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### Is this odd behavior a floating point problem?

by wickedjester (Initiate)
 on Mar 23, 2012 at 16:58 UTC Need Help??

wickedjester has asked for the wisdom of the Perl Monks concerning the following question:

Hello!

I've got an array with 40 elements with each element having a value of '0.001'. If I add them all together and divide by 40 to get the average, I get something like:

\$Avg = 0.001025

rather than 0.001, which is what it should really return.

Now, the script I'm righting is a chemical diffusion model dealing with very small numbers and this kind of inaccuracy is causing me problems. If this is a floating point issue, can anyone give me a recommendation on how to deal with this?

Many thanks!

• Comment on Is this odd behavior a floating point problem?

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Re: Is this odd behavior a floating point problem?
by Eliya (Vicar) on Mar 23, 2012 at 17:14 UTC

For reasons described in excruciating detail in the document already cited, there will be errors, but according to a quick test on my system, they are nowhere near as large as you claim:

```\$ perl -e '\$x=0.001; \$sum += \$x for 1..40; printf "%.20f", \$sum/40'
0.00100000000000000067

Looks more like a "one off" error to me (i.e. summing over one more than you divide by):

```\$ perl -e '\$x=0.001; \$sum += \$x for 0..40; printf "%.20f", \$sum/40'
0.00102500000000000074

:D Looks like two separate off-by-one error (OBOE) errors to me :)

In short

```perl -MData::Dump -e " @f = map { 0.001 } 1 .. 40; dd\@f; \$o = 0; for(
+@f){ dd \$o+=\$_; } dd int @f; dd \$o/int(@f); "

perl -MData::Dump -e "  \$o = 0; for(1 .. 40){ dd \$o+= 0.001; } dd \$o/4
+0; "

It didn't dawn on me to check wickedjesters (or your) math until ww raised the quesiton

Not sure what you're talking about.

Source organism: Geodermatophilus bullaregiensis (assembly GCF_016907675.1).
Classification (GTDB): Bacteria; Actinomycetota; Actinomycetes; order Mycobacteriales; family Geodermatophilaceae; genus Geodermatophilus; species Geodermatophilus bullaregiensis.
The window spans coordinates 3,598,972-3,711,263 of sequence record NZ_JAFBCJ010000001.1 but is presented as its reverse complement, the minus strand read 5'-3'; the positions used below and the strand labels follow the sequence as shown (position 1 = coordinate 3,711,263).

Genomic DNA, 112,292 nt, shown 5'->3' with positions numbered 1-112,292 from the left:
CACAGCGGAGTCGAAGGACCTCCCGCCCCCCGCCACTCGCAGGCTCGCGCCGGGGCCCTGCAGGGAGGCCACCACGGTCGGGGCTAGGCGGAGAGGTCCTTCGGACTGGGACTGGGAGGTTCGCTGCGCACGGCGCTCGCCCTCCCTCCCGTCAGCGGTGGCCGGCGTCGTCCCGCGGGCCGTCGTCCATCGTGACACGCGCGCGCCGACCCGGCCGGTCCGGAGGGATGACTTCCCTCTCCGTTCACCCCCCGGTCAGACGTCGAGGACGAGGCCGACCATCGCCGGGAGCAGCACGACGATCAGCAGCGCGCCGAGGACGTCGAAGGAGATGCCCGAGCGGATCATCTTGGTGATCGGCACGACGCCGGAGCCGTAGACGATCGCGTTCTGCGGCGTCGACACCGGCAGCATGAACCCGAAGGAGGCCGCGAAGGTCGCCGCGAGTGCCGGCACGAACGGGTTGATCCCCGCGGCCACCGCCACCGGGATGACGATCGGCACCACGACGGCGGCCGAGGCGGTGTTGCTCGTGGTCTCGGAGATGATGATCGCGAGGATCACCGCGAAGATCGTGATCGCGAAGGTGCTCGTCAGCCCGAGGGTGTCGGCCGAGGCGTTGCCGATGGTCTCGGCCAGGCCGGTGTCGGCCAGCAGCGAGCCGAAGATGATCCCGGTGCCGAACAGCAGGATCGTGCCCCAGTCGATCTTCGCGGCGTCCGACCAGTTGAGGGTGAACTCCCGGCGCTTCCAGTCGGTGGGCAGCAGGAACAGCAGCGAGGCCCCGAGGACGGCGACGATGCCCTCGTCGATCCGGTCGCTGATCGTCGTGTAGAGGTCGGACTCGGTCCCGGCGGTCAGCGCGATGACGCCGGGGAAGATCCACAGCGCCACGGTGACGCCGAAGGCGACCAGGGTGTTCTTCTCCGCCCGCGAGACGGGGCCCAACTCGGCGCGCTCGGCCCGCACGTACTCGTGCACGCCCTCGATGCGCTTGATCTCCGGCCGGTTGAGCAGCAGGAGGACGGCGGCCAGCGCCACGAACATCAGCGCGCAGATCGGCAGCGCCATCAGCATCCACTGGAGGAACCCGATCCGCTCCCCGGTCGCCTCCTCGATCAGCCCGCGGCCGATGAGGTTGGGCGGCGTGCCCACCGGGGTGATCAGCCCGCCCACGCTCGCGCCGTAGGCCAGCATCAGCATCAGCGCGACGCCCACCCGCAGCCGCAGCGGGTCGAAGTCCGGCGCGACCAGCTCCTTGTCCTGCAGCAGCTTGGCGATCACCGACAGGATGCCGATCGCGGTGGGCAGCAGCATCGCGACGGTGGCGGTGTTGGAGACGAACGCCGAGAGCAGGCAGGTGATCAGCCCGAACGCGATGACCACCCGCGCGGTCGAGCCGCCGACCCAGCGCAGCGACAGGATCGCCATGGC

n times adding x to zero is mathematically (but not necessarily numerically) the same as n * x.

```\$ perl -le '\$sum += 1 for 1..40; print \$sum'
40

So where is the problem?  I think you overlooked that \$sum is initially undef/zero.

Re: Is this odd behavior a floating point problem?
by roboticus (Chancellor) on Mar 23, 2012 at 17:25 UTC

You don't show your code, but I'm pretty sure you're not doing what you think you're doing. Specifically, I believe you're adding 41 copies of 0.001, as that's the only way I can reproduce your results:

```\$ cat t.pl
#!/usr/bin/perl
my @a = (0.001) x 41;
my \$sum=0;
\$sum += \$_ for @a;
print "Avg: ", \$sum/40, "\n";

\$ perl t.pl
Avg: 0.001025

...roboticus

When your only tool is a hammer, all problems look like your thumb.

Re: Is this odd behavior a floating point problem?
by Anonymous Monk on Mar 23, 2012 at 17:02 UTC
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Re: Is this odd behavior a floating point problem?
by toolic (Bishop) on Mar 23, 2012 at 17:29 UTC
• sprintf
• perlfaq4 Why am I getting long decimals (eg, 19.9499999999999) instead of the numbers I should be getting (eg, 19.95)?
Re: Is this odd behavior a floating point problem?
by Khen1950fx (Canon) on Mar 23, 2012 at 19:18 UTC
As I see it, you're performing addition, division, and averaging. You can dispense with the addition, division, and since you have an array, just do an average of the elements.
```#!/usr/bin/perl -l

use strict;
use warnings;
use Array::Average;

print average(
0.001, 0.001, 0.001, 0.001, 0.001, 0.001, 0.001, 0.001, 0.001, 0.001,
0.001, 0.001, 0.001, 0.001, 0.001, 0.001, 0.001, 0.001, 0.001, 0.001,
0.001, 0.001, 0.001, 0.001, 0.001, 0.001, 0.001, 0.001, 0.001, 0.001,
0.001, 0.001, 0.001, 0.001, 0.001, 0.001, 0.001, 0.001, 0.001, 0.001,
);
Returns: 0.001
You can dispense with the addition, division,...

And how do you think the module arrives at its result?  What it does is exactly addition and division — which of course suffers from the same floating point issues.  Here's the relevant code snippet:

```  if (@data) {
my \$sum=0;
\$sum+=\$_ foreach @data;
return \$sum/scalar(@data);
} else {
return undef;
}

Anyhow, as has already been pointed out, the OP's problem has likely nothing whatsoever to do with those general floating point issues, but is presumably simply the result of having computed the sum incorrectly.

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